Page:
Anyway, telling the truth about your life and your ideas shouldn't have such a negative impact on your social life, unless you live in LA. And even there, the truth is so rare it can actually get you heralded as a "true original" but only in a Joel Siegel sort of a way.
Active social yeast,
This Magick Moment
I used the banishing rituals steady for three years to get rid of some unfortunate personal habits. They worked. (the act of will to of course being the important first step).
I am still a Libertarian.
I think if you read Magic Without Tears his last book he sees the dead end of fascism.
You have to understand his early views were probably clouded by his work for British intelligence. And the Victorian view of Empire.
Dear Mr. Simon:
Thanks for your comments. I by no means meant to suggest that admiration for Crowley, or use of his techniques, precludes libertarianism; in fact meant to suggest that they should demand it. You are correct that Crowley's missteps in that regard are probably largely a matter of personal experience and cultural baggage. However, I still maintain that his emphasis on True Will as that to be unfettered leaves too much room for the idea that only the self-actualized Supermen deserves liberty. I'm glad the magick worked for you.
Why did you link the word "death" to a page about a book about Norwegian BLACK metal. Moron.
Hey ya big jerk
While I may perhaps be less versed in all the subdivisions of metal than you, to my understanding the two terms are analogous in most people's minds, while the "black metal" phrase tends to confuse Americans, who think it means metal played by black people which would be exactly the wrong impression to give about the Scandahoovians who dominate the genre.
We Crowley kooks (at least the ones of my acquaintance) are deeply impressed by your Halloween article at Suck. I run a modest website myself, The Beast Bay, a sort of Thelemic Slashdot, and I went to post a glowing mention of your piece, only to find that someone had already beaten me to it.
Your criticisms are well-taken. In particular, your analysis of Crowley, Modernism, and Fascism expresses something I've been trying to get at for many years. Thank you.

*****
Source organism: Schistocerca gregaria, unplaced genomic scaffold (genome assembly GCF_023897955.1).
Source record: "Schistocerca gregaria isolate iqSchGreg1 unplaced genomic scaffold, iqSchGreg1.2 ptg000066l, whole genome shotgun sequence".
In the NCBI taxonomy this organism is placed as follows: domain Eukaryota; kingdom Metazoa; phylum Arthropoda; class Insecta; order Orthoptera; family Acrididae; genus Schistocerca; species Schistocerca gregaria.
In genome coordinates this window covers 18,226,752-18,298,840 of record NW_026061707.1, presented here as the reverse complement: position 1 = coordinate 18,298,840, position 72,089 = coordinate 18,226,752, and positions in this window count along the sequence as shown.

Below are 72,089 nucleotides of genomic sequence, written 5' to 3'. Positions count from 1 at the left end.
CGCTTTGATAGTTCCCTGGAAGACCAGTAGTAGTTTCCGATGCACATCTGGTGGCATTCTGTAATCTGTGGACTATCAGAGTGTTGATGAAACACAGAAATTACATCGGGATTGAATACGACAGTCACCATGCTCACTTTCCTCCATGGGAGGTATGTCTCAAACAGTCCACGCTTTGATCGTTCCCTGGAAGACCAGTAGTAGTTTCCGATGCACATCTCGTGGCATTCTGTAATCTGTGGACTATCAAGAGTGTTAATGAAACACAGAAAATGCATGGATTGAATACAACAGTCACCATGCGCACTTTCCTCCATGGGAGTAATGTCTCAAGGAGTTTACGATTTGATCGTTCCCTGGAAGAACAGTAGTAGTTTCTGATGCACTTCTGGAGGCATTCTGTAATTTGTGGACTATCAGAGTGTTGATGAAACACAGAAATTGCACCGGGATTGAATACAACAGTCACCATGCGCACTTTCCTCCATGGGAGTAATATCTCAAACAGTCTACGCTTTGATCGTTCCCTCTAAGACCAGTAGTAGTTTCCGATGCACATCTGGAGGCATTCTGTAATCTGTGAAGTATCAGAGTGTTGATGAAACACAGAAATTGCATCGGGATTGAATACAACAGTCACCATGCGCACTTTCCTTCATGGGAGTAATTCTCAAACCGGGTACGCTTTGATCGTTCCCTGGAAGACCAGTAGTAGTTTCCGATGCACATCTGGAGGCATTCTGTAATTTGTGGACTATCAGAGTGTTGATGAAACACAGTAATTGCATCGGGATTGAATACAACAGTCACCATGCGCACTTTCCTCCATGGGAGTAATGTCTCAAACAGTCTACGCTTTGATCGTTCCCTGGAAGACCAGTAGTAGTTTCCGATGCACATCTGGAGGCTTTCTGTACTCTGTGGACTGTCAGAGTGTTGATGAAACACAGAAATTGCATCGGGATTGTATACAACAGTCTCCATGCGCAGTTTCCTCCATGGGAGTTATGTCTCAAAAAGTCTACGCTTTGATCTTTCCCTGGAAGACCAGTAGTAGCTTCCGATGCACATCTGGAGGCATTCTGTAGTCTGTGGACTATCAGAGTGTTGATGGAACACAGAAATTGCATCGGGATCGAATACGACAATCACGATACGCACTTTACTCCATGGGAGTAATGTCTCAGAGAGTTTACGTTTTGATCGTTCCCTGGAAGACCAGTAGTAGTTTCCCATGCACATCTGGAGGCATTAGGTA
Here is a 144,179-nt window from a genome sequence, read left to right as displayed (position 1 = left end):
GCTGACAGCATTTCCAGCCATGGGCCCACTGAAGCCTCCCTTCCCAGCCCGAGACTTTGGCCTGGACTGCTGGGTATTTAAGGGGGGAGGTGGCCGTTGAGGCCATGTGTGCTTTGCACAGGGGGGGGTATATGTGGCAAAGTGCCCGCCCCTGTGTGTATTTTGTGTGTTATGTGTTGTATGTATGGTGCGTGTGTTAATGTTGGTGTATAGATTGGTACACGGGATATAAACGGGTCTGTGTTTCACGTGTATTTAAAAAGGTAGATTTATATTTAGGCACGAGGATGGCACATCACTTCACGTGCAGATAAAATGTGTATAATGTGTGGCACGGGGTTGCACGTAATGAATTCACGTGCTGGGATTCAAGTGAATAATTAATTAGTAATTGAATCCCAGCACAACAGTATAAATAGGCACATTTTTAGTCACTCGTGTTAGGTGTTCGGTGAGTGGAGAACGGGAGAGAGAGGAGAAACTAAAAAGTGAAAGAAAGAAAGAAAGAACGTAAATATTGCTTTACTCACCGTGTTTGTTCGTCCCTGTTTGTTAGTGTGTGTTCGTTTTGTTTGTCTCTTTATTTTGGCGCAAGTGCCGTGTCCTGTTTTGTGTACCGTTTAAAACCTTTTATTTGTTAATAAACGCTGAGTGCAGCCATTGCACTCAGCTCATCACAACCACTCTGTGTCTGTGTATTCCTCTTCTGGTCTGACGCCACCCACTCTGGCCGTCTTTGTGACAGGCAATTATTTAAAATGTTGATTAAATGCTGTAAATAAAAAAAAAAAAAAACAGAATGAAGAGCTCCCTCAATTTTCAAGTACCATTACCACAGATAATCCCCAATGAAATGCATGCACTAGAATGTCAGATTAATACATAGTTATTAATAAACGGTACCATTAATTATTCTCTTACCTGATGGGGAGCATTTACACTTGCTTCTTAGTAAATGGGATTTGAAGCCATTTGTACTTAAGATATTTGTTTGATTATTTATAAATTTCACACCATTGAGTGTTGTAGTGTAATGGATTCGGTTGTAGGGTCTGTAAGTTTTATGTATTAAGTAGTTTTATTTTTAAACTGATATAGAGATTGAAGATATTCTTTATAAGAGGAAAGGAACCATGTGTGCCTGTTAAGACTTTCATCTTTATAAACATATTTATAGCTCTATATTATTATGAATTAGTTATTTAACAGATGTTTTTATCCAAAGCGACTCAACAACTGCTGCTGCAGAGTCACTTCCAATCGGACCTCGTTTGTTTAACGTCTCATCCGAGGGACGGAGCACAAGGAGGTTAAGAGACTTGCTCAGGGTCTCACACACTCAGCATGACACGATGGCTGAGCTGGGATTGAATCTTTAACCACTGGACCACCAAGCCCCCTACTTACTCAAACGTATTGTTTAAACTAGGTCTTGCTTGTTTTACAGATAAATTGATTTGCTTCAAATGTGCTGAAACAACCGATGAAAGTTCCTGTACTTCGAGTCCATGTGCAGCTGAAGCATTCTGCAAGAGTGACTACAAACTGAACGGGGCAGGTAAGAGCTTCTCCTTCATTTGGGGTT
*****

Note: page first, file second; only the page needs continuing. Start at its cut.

Incidentally, if you live in the Bay Area and are free this Monday (11/6), I'd invite you to our Samhain ritual and pot-luck as an honored guest. But we might be too ghastly for you; I'd completely understand.
Thank you very much for your kind words. I feared, given the flippant tone of suck, that Crowleyans might find the piece unfairly dismissive of Crowley, who I do admire in many ways. Were I in the SF area, I'd be pleased to attend your event, but alas I will not be. Thanks very much for the invitation, however.
Re: Al's old Scottish home overlooking spooky Loch Ness.
I actually saw (and have a picture somewhere) of that house. I was at Loch Ness in 1990 and my Uncle (who was a diehard zep fan) just HAD to see this house. So we climbed over a small fence and made our way up his back yard to get a good shot.
I remember the taxicab driver being a little nervous when my uncle asked about "the old Crowley house" and he was also quite unwilling to wait (and keep the meter running) for us but agreed to return 10 minutes later.
Anyway, good article.
Thanks for the interesting story. Glad the old man still inspires annoyance in the locals.
While I enjoyed your article on Crowley and learned many things about this intriguing figure, I must point out that his "central slogan" "do what thou wilt shall be the whole of law" is not derivative of Rabelais and St. Augustine, but is rather a mere paraphrasing of Kant's universal law formulation of his Categorical Imperative. Sorry to be so nitpicky, but I can't help myself. I'm one of those annoying people that corrects their friends' grammar and spelling, let alone their philosophy. Good shit though, keep it up.
Mark G. Anderson
It's most definitely derived from Rabelais, see his Abbey of Thelema in "Garagantua and Pantagruel". I don't at all see how it's a paraphrase of Kant's categorical imperative, which as I understand it says you shouldn't do anything that you wouldn't want to be a universal law don't do anything you wouldn't want everyone to do, while Crowley's Thelemic law says, do whatever it is your will demands.
I am willing to be further educated on this, but I don't see it so far. Do I misunderstand Kant?